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My friend, Mandy Wallace, gets personal about personal finance on her blog over at Stay at Home Money Manager, and today she is gracing us with her presence with a guest post all about "The Art of Re-Gifting."  This is an area I was really curious about when Mandy brought it up.  What is the right and wrong way to re-gift?  Is it acceptable to re-gift?  Mandy dove right in and gave us the skinny...

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I am re-gifter.  I appreciate the thought and expense that goes into giving a gift to someone you love, and I am very happy to pass on an item that doesn't quite work for me.  I'm kind of a minimalist by nature, so if I am given something that would work better for someone else, I say give it away.  My primary motivation for re-gifting is connecting things with people who will love and use them - but as a side bonus, re-gifting helps reduce your ecological footprint and can save you cash.

Here are some basic guidelines for regifting:

First, always genuinely thank the original giver
.  Getting a present for another person takes time, thought, and (often) money.  I am a staunch believer in handwritten thank you notes.  If you receive something that you know you're likely to give to another, you can graciously thank the person who gave the item to you for their thoughtfulness and expressing their love.  Even if you get something that you hate, thank the giver for their effort.  Don't let your pen get carried away - NEVER write down your plans to re-gift the item.

Good idea: Dear Aunt Lillie, Thank you so much for your thoughtful gift and helping make my birthday so special!
  Bad idea: Dear Aunt Lillie, Thank you so much for the great birthday present. I know it will make my friend Tara's day - and you'll save me the expense of buying a new present for her! Hope things are well in Florida!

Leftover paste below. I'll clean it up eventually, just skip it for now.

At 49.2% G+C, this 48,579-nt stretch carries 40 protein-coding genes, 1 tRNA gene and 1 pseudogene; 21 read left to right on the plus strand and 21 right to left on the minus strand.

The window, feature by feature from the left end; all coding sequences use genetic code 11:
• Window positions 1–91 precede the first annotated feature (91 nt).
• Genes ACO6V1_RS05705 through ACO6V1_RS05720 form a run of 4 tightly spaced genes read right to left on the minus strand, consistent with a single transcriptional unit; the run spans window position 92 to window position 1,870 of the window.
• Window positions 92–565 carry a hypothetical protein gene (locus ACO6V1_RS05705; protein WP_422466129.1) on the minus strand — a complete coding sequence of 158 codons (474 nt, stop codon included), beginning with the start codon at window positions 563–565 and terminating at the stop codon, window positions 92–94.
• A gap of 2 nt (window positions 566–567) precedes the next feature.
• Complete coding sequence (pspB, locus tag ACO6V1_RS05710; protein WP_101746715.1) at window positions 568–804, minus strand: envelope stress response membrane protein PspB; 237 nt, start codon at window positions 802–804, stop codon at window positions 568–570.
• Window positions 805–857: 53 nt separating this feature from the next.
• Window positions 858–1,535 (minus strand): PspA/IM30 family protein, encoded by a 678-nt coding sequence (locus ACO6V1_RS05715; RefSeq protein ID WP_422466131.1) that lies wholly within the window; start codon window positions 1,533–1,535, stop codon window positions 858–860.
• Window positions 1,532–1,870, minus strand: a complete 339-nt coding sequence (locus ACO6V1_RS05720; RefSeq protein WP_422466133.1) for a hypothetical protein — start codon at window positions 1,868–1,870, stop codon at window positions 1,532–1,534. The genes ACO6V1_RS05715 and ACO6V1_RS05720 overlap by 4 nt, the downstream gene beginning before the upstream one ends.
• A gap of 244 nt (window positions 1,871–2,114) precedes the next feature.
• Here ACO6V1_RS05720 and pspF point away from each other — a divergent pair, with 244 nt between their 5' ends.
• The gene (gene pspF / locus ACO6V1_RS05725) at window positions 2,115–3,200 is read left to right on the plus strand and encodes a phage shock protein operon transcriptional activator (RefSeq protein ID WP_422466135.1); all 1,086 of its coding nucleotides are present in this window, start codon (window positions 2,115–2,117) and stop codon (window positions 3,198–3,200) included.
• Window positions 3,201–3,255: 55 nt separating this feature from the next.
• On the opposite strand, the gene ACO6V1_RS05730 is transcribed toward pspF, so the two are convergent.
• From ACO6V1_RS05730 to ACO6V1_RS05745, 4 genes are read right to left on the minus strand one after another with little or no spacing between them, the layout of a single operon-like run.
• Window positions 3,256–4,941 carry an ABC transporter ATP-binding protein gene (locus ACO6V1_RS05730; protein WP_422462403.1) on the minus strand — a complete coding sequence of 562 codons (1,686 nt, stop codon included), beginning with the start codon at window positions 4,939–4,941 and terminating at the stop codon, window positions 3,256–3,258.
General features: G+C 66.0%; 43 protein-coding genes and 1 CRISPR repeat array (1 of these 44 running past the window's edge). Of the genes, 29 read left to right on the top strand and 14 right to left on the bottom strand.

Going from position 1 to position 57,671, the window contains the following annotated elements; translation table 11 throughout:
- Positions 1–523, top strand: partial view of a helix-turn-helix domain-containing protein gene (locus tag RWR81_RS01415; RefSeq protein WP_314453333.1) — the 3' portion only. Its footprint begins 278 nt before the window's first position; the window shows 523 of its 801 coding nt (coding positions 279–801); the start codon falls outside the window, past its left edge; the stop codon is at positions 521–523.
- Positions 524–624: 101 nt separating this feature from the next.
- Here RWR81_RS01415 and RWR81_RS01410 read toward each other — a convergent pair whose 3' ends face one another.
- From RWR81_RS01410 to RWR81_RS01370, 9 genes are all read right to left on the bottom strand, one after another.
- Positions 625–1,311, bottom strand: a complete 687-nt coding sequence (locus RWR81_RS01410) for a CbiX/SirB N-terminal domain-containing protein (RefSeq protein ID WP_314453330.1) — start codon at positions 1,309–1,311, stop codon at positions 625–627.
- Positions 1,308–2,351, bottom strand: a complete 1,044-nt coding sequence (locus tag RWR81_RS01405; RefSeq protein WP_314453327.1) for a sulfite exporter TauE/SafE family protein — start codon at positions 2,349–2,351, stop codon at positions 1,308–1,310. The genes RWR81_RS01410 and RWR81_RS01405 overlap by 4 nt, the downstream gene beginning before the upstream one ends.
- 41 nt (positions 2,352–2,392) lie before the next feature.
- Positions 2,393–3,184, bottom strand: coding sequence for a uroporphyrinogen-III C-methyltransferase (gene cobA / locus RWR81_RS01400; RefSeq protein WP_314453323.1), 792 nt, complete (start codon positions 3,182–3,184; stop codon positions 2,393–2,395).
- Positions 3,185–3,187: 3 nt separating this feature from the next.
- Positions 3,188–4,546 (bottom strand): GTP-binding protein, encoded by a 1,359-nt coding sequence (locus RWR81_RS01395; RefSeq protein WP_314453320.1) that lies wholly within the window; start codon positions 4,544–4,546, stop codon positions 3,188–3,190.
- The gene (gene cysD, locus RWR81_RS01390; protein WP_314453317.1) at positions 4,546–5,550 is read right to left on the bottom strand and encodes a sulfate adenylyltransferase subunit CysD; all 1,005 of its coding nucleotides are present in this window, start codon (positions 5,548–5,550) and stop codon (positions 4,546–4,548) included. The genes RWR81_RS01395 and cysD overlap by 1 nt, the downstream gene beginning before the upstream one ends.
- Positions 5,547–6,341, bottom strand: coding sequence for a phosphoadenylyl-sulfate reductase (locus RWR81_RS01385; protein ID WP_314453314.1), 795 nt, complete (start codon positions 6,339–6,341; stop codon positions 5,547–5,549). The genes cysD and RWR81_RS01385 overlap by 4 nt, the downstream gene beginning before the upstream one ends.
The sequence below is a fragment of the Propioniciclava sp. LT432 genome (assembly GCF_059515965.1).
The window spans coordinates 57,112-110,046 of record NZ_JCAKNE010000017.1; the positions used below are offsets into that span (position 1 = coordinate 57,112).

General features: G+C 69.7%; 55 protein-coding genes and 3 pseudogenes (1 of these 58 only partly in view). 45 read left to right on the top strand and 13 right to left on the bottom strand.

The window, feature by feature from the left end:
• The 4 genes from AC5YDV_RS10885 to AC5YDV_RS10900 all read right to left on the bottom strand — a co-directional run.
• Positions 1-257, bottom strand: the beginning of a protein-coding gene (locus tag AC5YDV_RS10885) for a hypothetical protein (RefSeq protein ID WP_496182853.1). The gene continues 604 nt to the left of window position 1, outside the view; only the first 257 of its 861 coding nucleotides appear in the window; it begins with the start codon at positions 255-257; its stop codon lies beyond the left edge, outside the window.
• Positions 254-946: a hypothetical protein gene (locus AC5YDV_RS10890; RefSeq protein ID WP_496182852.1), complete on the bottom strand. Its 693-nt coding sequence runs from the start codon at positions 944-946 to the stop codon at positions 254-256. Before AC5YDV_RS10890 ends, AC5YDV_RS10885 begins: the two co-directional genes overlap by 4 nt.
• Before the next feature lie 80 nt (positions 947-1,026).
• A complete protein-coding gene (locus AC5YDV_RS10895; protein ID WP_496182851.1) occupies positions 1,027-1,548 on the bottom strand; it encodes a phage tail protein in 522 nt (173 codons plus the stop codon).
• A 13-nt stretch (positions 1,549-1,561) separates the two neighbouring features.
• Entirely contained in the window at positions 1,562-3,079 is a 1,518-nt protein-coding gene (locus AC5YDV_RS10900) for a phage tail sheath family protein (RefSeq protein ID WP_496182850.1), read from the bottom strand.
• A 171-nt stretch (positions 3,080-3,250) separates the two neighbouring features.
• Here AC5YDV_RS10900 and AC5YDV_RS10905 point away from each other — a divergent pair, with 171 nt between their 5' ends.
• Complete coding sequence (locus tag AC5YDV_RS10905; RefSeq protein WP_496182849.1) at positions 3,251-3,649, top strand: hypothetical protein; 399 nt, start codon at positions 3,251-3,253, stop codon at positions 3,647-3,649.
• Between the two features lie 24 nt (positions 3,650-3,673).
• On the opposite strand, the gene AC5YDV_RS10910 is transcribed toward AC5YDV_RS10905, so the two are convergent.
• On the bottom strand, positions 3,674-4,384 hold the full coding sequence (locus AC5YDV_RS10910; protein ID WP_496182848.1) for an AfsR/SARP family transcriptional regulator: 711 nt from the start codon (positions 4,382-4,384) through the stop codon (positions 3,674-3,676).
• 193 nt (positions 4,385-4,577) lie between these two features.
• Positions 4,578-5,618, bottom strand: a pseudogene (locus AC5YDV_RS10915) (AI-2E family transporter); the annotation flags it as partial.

What to and not to re-give


Definitely OK:  New, unused items that are things you already have

Household items (especially from people who will never be in your home)
toys/books/items for infants, 
personal items like jewelry or clothes that you won't wear.  
I've regifted wedding presents that I couldn't return and didn't fit our style/home.  I've regifted baby shower presents to reduce the overall number of things we have in our house.  I've regifted books I'll never read and jewelry I know I won't wear.

Maybe think twice: 
Sentimental gifts
, very unique gifts.

In general, I feel that we need to let go of things and appreciate people and spending time with them.  That's hard to do when great grandma lives nine hours away.  It doesn't mean that you have to keep the sweater she gave you for Christmas - but sometimes you might consider holding onto an item for a few months.  If the sweater is at the bottom of the drawer, still unused next winter, pass it on and think lovely thoughts about your great grandma.  Write her a letter or give her a call while you're thinking about her.

On the unique side - avoid regifting to people who run in the same social circles (or even the same cities). 

Don't go there: 
 Handmade gifts
, heirlooms
, personalized items, 
things you know the giver will ask about or look for
, things your child will remember